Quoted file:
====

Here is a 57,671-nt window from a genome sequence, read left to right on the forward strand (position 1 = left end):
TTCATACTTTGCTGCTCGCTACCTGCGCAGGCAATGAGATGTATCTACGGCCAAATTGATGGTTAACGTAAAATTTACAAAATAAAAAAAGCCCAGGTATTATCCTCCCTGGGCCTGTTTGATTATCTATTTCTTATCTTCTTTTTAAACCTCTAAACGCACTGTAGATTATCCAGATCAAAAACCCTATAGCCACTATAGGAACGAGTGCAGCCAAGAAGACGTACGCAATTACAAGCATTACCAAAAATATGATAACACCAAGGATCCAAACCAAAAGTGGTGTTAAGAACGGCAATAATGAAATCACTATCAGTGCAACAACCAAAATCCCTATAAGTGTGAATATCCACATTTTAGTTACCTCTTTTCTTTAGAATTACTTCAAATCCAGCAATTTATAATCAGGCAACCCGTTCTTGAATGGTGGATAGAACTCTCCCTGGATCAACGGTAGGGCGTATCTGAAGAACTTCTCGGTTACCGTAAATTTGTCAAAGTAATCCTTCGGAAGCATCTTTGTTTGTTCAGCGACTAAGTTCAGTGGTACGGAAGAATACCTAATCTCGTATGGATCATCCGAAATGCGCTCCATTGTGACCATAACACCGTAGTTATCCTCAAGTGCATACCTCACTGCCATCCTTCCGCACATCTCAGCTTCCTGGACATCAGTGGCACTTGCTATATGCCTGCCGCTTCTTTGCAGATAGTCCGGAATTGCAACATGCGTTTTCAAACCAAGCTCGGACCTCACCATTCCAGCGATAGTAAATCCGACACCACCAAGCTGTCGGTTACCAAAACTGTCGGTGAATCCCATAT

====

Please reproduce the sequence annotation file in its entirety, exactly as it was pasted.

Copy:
Here is a 57,671-nt window from a genome sequence, read left to right on the forward strand (position 1 = left end):
TTCATACTTTGCTGCTCGCTACCTGCGCAGGCAATGAGATGTATCTACGGCCAAATTGATGGTTAACGTAAAATTTACAAAATAAAAAAAGCCCAGGTATTATCCTCCCTGGGCCTGTTTGATTATCTATTTCTTATCTTCTTTTTAAACCTCTAAACGCACTGTAGATTATCCAGATCAAAAACCCTATAGCCACTATAGGAACGAGTGCAGCCAAGAAGACGTACGCAATTACAAGCATTACCAAAAATATGATAACACCAAGGATCCAAACCAAAAGTGGTGTTAAGAACGGCAATAATGAAATCACTATCAGTGCAACAACCAAAATCCCTATAAGTGTGAATATCCACATTTTAGTTACCTCTTTTCTTTAGAATTACTTCAAATCCAGCAATTTATAATCAGGCAACCCGTTCTTGAATGGTGGATAGAACTCTCCCTGGATCAACGGTAGGGCGTATCTGAAGAACTTCTCGGTTACCGTAAATTTGTCAAAGTAATCCTTCGGAAGCATCTTTGTTTGTTCAGCGACTAAGTTCAGTGGTACGGAAGAATACCTAATCTCGTATGGATCATCCGAAATGCGCTCCATTGTGACCATAACACCGTAGTTATCCTCAAGTGCATACCTCACTGCCATCCTTCCGCACATCTCAGCTTCCTGGACATCAGTGGCACTTGCTATATGCCTGCCGCTTCTTTGCAGATAGTCCGGAATTGCAACATGCGTTTTCAAACCAAGCTCGGACCTCACCATTCCAGCGATAGTAAATCCGACACCACCAAGCTGTCGGTTACCAAAACTGTCGGTGAATCCCATAT